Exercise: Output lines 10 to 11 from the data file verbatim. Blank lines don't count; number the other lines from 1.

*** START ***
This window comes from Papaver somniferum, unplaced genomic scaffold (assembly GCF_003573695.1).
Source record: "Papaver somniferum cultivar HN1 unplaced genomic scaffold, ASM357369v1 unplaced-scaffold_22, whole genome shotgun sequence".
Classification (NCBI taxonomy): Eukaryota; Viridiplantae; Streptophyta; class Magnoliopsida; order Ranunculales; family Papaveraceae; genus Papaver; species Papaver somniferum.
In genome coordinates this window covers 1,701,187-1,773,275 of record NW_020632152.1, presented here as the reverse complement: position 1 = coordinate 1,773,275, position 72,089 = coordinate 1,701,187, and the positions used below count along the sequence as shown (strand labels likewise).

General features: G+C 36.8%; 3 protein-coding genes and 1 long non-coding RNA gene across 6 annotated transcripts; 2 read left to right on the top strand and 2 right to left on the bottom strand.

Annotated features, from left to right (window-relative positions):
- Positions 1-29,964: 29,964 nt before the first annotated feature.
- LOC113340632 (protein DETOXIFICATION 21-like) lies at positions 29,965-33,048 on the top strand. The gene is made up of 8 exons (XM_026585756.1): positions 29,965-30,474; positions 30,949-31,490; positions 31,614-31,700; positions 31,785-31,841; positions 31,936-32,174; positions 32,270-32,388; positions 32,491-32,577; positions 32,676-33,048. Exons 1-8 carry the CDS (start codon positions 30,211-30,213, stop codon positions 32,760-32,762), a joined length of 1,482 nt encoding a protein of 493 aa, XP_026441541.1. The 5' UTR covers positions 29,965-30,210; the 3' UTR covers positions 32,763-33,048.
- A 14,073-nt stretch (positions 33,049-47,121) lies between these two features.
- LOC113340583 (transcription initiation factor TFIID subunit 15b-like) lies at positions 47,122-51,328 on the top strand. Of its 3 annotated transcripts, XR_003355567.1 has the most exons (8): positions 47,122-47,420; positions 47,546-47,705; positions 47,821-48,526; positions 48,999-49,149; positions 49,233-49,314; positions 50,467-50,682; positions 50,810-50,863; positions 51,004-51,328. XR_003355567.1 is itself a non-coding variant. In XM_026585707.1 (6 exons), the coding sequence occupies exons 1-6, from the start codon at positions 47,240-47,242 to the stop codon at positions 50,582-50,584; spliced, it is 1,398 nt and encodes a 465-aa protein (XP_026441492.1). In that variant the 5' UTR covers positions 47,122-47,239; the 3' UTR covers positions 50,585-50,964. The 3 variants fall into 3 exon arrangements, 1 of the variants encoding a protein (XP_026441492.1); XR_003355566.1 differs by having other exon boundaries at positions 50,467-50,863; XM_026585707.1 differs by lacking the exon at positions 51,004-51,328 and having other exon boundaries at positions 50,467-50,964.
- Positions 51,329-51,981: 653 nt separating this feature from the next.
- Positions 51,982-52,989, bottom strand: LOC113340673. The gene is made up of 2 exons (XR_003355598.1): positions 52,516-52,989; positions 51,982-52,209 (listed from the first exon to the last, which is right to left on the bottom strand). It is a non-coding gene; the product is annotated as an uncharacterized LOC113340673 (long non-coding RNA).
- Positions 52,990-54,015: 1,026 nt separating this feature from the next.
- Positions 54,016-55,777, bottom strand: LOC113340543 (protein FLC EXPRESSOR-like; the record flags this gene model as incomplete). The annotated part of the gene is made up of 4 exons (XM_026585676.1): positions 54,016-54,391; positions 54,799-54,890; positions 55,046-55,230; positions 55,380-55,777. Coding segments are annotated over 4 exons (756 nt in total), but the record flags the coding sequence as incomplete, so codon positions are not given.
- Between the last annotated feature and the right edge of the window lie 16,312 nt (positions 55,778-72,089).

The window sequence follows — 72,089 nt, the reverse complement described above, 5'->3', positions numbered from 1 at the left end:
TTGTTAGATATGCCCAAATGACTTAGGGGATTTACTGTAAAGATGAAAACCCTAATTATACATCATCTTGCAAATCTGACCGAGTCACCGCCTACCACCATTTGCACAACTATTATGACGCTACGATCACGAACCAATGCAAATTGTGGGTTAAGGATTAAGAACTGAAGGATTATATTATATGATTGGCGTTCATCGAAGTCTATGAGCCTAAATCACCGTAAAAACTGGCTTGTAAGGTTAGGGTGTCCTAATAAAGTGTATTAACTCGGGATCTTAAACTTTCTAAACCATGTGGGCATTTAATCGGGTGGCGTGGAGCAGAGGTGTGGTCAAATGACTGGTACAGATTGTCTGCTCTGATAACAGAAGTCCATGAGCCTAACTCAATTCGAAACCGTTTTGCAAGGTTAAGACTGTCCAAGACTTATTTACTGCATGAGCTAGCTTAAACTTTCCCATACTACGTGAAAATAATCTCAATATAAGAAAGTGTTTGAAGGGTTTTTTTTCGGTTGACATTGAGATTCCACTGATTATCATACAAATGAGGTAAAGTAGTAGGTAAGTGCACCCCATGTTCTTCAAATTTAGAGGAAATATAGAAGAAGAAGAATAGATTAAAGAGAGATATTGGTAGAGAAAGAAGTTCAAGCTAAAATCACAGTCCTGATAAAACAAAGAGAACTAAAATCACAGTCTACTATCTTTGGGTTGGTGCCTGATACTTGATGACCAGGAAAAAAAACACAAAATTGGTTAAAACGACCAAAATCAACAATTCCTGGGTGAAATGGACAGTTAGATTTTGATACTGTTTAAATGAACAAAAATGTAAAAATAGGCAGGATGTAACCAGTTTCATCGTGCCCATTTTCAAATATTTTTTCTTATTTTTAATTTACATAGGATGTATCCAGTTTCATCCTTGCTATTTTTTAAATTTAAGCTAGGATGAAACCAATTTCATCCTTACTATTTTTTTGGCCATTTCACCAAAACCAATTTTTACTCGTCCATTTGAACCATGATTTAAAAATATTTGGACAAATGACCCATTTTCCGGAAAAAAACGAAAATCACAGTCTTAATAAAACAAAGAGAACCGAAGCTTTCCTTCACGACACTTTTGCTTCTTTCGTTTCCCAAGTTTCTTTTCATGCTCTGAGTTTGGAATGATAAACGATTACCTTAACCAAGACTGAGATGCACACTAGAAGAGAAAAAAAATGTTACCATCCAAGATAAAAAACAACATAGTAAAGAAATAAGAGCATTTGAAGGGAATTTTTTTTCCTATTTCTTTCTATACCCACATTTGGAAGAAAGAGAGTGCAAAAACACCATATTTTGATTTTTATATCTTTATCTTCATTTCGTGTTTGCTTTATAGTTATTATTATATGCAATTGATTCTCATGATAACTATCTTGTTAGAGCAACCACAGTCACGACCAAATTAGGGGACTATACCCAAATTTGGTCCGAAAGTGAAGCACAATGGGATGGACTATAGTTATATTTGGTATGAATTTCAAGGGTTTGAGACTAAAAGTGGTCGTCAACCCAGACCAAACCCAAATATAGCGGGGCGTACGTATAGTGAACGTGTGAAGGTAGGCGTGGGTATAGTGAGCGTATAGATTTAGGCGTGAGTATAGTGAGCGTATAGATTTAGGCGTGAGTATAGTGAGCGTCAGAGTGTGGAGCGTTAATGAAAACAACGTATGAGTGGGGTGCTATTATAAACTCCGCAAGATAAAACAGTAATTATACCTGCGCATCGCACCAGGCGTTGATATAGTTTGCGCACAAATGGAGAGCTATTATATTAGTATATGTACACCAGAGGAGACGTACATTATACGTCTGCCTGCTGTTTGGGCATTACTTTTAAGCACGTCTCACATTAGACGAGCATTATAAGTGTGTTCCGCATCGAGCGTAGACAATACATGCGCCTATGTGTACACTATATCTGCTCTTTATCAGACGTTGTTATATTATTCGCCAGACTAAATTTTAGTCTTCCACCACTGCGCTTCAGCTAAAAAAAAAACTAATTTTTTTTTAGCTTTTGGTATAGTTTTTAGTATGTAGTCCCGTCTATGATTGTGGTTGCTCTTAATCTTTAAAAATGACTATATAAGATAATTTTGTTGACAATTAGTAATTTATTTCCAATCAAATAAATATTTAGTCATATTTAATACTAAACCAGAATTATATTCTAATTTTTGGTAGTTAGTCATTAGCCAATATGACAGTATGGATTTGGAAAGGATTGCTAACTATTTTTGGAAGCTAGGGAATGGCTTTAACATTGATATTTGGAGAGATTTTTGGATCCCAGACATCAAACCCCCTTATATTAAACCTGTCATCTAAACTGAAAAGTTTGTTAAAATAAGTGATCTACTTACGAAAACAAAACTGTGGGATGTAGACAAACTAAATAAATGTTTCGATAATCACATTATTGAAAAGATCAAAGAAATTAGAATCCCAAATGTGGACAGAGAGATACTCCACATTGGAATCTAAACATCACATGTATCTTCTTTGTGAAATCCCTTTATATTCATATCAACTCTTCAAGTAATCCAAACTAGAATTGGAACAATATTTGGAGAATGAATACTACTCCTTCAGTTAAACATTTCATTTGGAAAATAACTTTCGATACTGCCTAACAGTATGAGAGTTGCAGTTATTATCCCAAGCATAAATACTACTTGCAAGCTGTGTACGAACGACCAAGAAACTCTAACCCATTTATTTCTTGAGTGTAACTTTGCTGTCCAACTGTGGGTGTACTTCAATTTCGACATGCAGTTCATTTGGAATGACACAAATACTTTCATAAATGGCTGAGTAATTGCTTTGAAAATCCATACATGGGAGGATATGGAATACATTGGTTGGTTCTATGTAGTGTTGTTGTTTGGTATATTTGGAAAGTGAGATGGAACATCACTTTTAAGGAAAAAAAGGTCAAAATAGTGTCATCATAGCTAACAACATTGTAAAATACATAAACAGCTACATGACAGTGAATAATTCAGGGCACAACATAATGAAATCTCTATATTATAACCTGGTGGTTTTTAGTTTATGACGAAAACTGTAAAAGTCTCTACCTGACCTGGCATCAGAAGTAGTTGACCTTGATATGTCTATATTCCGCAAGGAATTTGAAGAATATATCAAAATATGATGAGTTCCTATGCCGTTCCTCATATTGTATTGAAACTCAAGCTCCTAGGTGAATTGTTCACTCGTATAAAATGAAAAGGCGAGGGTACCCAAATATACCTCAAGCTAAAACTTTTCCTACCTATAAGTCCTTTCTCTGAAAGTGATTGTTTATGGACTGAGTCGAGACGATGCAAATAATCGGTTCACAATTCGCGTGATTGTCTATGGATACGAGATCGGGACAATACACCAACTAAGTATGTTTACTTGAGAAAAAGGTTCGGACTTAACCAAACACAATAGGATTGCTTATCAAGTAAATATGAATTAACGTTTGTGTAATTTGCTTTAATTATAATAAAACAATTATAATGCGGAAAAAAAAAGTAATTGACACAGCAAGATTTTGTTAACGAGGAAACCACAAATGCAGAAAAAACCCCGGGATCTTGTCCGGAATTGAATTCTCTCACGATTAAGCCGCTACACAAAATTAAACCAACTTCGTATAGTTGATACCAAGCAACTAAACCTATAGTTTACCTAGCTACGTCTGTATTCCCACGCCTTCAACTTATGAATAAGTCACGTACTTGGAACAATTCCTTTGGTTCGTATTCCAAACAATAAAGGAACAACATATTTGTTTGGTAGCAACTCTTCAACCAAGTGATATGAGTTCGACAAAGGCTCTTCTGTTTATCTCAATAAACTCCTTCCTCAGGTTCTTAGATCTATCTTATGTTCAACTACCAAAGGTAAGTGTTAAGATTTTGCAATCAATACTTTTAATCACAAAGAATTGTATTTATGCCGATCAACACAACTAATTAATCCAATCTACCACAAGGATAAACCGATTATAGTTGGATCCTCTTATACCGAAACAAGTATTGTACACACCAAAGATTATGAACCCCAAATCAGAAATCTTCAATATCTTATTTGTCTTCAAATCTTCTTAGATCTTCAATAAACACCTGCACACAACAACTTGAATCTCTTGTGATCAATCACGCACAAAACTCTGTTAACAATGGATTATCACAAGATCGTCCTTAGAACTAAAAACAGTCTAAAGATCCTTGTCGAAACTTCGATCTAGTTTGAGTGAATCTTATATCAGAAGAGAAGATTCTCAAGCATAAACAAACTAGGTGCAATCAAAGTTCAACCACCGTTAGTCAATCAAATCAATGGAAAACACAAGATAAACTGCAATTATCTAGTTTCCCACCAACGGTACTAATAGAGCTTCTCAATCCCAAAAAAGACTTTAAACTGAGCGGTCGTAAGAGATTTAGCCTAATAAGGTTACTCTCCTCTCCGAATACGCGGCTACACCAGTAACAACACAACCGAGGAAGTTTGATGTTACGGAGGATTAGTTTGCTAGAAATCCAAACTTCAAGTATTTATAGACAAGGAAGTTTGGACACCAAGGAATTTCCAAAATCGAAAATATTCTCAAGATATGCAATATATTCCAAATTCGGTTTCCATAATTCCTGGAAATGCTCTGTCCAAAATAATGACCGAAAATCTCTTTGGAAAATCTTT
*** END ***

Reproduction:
- LOC113340583 (transcription initiation factor TFIID subunit 15b-like) lies at positions 47,122-51,328 on the top strand. Of its 3 annotated transcripts, XR_003355567.1 has the most exons (8): positions 47,122-47,420; positions 47,546-47,705; positions 47,821-48,526; positions 48,999-49,149; positions 49,233-49,314; positions 50,467-50,682; positions 50,810-50,863; positions 51,004-51,328. XR_003355567.1 is itself a non-coding variant. In XM_026585707.1 (6 exons), the coding sequence occupies exons 1-6, from the start codon at positions 47,240-47,242 to the stop codon at positions 50,582-50,584; spliced, it is 1,398 nt and encodes a 465-aa protein (XP_026441492.1). In that variant the 5' UTR covers positions 47,122-47,239; the 3' UTR covers positions 50,585-50,964. The 3 variants fall into 3 exon arrangements, 1 of the variants encoding a protein (XP_026441492.1); XR_003355566.1 differs by having other exon boundaries at positions 50,467-50,863; XM_026585707.1 differs by lacking the exon at positions 51,004-51,328 and having other exon boundaries at positions 50,467-50,964.
- Positions 51,329-51,981: 653 nt separating this feature from the next.